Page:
As of late, there has been offered a new variation of Charlotte Mason's work: classical. Naturally there followed much debate over this and for some the debate still continues. On one side, many feel that Charlotte Mason's work is of her own and not one to be placed under existing categories. On the other side, many feel that Charlotte Mason's work lines up very neatly with the core ideas of a classical education. Much confusion abounds, as the very definition of classical education varies. The general idea seems to be that it is important to recognize that those who feel that CM's ideas and core tenets match well with those of a classical education are not talking about today's modern version of classical, neo-classical, but of an earlier version, which was based on ideas from educators from the Renaissance.
I'm very grateful for the new variation of CM as it much more closely aligns with what I believe is what Ms. Mason would have meant for us to follow. I'm relieved as well as it pulls away from the wrongly applied label that it was a "gentle" approach. But, we should be careful. In our haste to feel that we have finally unraveled her approach, we can often lean too far in the other direction.
Interestingly, AO, which began as the pure interpretation of Ms. Mason, has lately begun to lean more towards the classical approach. Many followers feel frustration over these mixed messages. Why must they follow a rigid book list and methods, but yet many of the new leaders who contribute do not? These same leaders contribute or use the products of other well-known classical sites as well; products which are not aligned with a Charlotte Mason education. So, is this group still the pure interpretation of CM or has it moved away from this label. Or do they believe this label is more pure than the original? If so, then the rigidity of the book list and methods should be updated. It's really not fair to censor one exchange of a book for another from the book list, as this is strictly discouraged, but yet embrace the very obvious flexibility of book choices and methods upheld by its newest board advisors.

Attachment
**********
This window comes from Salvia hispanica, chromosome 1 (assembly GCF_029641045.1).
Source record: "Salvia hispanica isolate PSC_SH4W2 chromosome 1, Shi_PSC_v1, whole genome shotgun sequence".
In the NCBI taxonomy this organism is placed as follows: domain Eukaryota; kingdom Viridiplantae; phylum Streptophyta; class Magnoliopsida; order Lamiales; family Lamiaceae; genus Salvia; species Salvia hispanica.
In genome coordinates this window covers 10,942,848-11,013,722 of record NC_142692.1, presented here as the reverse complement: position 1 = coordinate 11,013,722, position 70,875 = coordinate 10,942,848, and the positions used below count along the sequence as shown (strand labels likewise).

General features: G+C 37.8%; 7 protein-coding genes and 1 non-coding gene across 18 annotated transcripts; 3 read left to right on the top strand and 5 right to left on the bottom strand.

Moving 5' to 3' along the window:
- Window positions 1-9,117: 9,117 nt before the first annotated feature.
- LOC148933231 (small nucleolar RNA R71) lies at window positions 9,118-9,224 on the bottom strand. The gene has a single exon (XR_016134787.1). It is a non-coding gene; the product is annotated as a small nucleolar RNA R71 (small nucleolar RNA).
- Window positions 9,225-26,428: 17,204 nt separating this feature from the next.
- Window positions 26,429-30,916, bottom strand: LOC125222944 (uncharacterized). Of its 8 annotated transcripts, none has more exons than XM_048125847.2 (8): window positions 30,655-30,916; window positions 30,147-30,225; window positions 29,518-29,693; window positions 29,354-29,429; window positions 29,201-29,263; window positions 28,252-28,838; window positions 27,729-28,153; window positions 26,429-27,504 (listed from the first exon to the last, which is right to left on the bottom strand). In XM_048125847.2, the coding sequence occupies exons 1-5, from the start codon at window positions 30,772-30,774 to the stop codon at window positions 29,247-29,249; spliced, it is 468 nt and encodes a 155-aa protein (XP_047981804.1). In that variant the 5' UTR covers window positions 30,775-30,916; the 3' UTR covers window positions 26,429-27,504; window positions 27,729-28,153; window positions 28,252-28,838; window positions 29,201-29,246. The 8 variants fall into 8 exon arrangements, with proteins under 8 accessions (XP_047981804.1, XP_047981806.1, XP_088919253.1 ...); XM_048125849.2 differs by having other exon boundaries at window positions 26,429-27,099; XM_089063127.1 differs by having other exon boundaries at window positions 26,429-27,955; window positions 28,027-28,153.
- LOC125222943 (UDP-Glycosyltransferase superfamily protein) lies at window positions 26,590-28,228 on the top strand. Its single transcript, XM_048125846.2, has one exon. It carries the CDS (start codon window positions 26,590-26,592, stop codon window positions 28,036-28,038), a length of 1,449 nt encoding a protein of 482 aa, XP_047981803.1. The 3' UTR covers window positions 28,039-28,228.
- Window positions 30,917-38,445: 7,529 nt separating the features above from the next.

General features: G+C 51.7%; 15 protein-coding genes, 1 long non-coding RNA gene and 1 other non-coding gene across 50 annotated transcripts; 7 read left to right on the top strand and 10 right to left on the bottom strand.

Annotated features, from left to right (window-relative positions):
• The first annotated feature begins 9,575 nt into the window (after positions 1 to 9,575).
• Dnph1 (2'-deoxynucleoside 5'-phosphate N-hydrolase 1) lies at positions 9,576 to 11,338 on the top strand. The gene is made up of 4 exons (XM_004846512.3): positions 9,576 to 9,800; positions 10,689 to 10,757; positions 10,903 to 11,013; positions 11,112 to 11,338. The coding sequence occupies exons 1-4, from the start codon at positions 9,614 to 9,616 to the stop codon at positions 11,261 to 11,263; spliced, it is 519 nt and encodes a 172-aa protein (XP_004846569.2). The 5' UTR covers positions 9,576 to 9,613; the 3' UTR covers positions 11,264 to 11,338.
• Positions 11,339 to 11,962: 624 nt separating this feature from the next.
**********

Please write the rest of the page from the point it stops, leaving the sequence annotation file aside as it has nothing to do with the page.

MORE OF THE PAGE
Where on the spectrum does this curriculum fall? I'm not entirely sure that I want to be pegged in one specific place. As I learn more about Charlotte Mason's ideas, I will then continue to adapt to my new knowledge. And as I have always been upfront about, I add my own core tenets and methods to my curriculum. This will never entirely be a CM education: it will be well-aligned with her ideas but will always stay true to my own. If it helps to give a general idea of where this curriculum falls, then I would have to say that it leans more classical then not. I believe that children deserve the very best opportunities to develop and grow their minds and that it is up to us, their teachers, to do all that we can to provide this for them.
How are the effects to these interpretations determined? They are often determined by how well the interpretations are marketed. Blogs, websites and books depict through beautiful photographs and art an atmosphere of living and learning that reaches out and draws people to them. These gain and hold the attention and favor of educators and their families. If you look beyond the showy surface, will you find depth and truth beneath it? Sometimes the very best work is either uncovered by ourselves or is wrapped up in plain paper.